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Interesting article on stuff this morning.
Westpac bumps up mortgage rates
17 November 2003
By JAMES WEIR
Westpac is the first of the big banks to lift floating mortgage interest rates, in a move likely to spark a round of small rate rises.
Westpac bumped up its floating rate from 7.1 per cent to 7.25 per cent because of rising wholesale interest rates. On a $150,000 mortgage, the increase meant an extra $6.67 a fortnight.
A Westpac spokesman said the bank was "passing on some of the recent increased cost of funds".
The floating rate was set at 7.1 per cent when the 90-day bank bill rate was just 5.05 per cent, but that has recently moved up to 5.42 per cent.
Westpac also lifted some deposit rates.
The Reserve Bank's official cash rate, a prime influence of floating mortgage rates, is predicted to rise to 5.25 per cent as soon as next month. It may go to 6 per cent next year, taking floating mortgage rates to more than 8 per cent.
Short-term interest rates moved up sharply in the last fortnight, particularly after strong job market figures last week, showing unemployment at a 16-year low of 4.4 per cent.
The low jobless rate and strong retail spending figures increased the chances that the Reserve Bank would lift the official cash rate by 25 basis points to 5.25 per cent on December 4.
However, Reserve Bank governor Alan Bollard will have to balance the impact of a rising New Zealand dollar - now above US63 cents - which will dampen inflation by reducing the cost of imports.
While Westpac moved on floating rates, it held its fixed-term loan rates steady. Last week, both ANZ Bank and KiwiBank moved up to Westpac's fixed rates level.
Since its launch, KiwiBank has been significantly undercutting the big banks, offering lower interest rates on home loans. KiwiBank's floating rate remains the cheapest in the market at 6.55 per cent.
But last week's move puts KiwiBank's fixed-term rates for one to five years, just 5 basis points, or 0.05 per cent, below most of the big banks and higher than some
BNZ have posted an interesting interest rate tonite.
3.99% for the first 3mths in a 7.6%, 3yr term.
But what is the interest rate AFTER the first 3 months. Just another marketing tool I think. Like paying $500 towards legal costs etc. It sounds good, and you should get it where you can, but in the overall scheme of things, $500 is small compared to the $100,000's you end up paying in interest.
I believe you should still pick you bank based on the long term expected result, and any short term benefit should be seen as a bonus.
And westpac's special 6.99% for 30 months has been reduced to 18 months.
I saw in Oz they went thru alot of banks trying the introduction rate thing to entice buyers. With higher rates after. In the end I think the government is going to legislate that the True mortgage (AAPR) rate be always stated in advertising.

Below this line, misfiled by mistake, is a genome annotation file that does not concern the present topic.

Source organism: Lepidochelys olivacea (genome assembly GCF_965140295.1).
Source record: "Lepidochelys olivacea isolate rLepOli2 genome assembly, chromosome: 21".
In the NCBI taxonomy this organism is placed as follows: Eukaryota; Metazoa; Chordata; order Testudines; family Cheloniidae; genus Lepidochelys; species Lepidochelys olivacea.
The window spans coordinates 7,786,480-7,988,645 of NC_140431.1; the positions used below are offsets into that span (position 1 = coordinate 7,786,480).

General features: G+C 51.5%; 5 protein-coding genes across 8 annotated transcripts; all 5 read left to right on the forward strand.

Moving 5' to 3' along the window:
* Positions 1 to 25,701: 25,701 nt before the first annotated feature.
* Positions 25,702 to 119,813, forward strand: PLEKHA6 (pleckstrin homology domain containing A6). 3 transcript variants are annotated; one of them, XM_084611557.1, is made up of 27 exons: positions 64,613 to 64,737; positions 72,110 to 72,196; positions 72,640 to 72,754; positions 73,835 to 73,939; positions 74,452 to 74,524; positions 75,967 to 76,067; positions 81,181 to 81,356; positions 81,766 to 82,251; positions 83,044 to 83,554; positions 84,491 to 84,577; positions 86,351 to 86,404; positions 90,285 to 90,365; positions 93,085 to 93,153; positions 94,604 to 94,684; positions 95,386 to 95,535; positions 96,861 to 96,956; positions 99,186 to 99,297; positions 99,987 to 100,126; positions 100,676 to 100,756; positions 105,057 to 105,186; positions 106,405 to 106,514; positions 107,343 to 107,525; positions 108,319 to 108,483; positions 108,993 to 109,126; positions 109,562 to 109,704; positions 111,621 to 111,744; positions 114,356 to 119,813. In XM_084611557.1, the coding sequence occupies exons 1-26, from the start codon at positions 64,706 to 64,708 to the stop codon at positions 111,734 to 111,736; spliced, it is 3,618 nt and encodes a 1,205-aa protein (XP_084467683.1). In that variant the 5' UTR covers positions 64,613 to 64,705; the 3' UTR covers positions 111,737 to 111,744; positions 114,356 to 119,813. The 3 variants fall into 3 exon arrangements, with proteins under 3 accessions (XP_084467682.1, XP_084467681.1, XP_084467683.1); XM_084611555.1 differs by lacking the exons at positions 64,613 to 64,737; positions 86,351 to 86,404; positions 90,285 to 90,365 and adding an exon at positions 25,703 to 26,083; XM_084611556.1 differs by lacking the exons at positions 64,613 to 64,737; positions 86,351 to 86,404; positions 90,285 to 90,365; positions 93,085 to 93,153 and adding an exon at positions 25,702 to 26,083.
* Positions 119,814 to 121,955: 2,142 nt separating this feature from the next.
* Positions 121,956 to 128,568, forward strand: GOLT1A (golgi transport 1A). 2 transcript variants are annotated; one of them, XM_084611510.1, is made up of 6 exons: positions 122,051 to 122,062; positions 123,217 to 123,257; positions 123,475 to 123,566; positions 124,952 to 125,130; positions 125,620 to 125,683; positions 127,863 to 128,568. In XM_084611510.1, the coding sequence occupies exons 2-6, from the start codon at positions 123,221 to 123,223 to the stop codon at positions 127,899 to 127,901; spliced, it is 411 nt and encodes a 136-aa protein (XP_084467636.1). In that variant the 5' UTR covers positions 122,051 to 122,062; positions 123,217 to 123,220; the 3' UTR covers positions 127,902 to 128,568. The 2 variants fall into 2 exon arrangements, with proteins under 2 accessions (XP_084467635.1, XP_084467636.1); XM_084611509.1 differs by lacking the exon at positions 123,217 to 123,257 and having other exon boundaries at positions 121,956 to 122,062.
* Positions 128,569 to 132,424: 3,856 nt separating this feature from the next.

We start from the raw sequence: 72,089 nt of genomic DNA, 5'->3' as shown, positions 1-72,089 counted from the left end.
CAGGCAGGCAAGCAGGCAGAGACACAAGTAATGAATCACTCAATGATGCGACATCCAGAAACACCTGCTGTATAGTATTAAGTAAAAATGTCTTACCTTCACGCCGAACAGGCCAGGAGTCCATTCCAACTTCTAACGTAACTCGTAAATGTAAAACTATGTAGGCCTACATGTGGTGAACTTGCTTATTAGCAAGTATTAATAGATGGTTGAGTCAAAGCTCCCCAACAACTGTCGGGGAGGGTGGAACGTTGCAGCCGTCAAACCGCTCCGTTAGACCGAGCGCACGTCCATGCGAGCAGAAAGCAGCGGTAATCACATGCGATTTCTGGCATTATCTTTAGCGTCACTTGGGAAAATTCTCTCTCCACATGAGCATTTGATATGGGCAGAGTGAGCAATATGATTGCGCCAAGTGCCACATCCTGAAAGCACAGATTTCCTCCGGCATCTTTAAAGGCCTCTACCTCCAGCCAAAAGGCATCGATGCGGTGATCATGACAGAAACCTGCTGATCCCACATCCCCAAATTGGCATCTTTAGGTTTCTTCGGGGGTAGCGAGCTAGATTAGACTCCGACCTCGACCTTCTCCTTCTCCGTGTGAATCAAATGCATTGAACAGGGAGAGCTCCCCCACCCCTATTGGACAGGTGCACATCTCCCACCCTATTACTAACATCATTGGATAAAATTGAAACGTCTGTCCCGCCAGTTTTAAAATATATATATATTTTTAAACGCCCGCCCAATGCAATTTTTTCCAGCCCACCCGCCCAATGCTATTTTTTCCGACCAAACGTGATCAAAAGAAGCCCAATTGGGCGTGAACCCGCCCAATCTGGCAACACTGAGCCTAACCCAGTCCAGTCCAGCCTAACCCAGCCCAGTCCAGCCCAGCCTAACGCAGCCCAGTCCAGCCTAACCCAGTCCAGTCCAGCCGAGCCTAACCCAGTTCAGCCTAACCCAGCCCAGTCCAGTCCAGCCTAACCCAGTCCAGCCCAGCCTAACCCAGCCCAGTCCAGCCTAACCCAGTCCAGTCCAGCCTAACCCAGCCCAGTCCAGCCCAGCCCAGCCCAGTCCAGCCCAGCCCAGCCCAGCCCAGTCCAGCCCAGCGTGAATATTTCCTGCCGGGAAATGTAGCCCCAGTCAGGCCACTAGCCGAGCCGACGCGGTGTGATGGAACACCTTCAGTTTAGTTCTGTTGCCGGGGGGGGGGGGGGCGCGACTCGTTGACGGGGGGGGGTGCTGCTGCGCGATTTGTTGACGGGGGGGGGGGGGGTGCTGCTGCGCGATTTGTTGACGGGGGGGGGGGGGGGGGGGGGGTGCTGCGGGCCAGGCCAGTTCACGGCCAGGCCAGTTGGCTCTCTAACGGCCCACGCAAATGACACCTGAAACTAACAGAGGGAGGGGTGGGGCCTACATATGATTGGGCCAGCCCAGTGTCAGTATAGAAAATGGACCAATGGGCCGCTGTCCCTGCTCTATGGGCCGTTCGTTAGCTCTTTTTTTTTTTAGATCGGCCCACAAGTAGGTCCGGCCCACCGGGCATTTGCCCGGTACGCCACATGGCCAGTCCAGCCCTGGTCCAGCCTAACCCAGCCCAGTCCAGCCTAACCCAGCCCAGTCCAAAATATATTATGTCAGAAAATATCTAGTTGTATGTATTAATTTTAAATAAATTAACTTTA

The true rate takes account for monthly fees , low intro rates etc.
Last edited by jenny_pt; 18-03-2016 at 02:09 PM.
Interesting comment on interest rates on Good Returns yesterday.
Geez it's an art picking the best mortgage! I have yet to work out whether to go for fixed rate for 3 yrs @ a lower rate e.g. 6.3% or fixed rate for 5 yrs @ a higher rate 7.4% (these were the rates ASB Bank had in July when I last purchased an IP).
I'm sure there are some great number crunching investors out there that can let me know how to work out the difference in savings etc. I suppose one needs to take into account the likely interest rate at the expiration of the fixed term and somehow factor that into the equation.
Give those two choices, I'd go for 6.3 and cross my fingers.
Retail 3/5 year rates are now 7.6 and 7.75 (Westpac), so there's not much to choose.
Also, its worth checking what discounts are available - Westpac give .2% without being asked once you're over $250K, and will alway match the major banks if that isn't enough.
Another tip, picked up from John Burley, is to check what benefits shareholders get. For the Westpac, its not much (no re-doc fees when changing one fixed term for another, I think, which would be pretty unlikey anyway :-), but other banks may have different benefits for holding a few shares.
Originally Posted by DonnaK
It depends on what you are trying to achieve. You can't beat the floating rate for maximum flexibility. The only reason to go for a fixed rate is to manage your exposure to interest rate changes. It's no different to taking out insurance. If you do it to save money you may as well take your cash to the casino.
Floating rates are also the only option I know of if you want revolving credit.
If I wanted to limit my exposure to changes in interest rates I would put 1/3 on the 3 year rate, 1/3 on the 5 year rate and maybe 1/3 on a 1 or 2 year rate.
Our loans at the moment are split into 2, 3 and 5 year fixed portions and the remaining 25% is revolving credit. This means any large swings in interest rates will hit us gradually.
The other advice we have been given is that any fixed rate under 7% in the NZ market is a good rate, our fixed and floating rates range from about 6.75 to 6.95 at the moment, so I think we were well advised considering the current rates.
Lots of minor interest rate movement this week.
Floating rates appear to be moving upwards. Not from the main banks but the financial institutions.
Fixed rates are going in all directions.Some up and some down.
Appears that everyone is just getting into line with the big banks.
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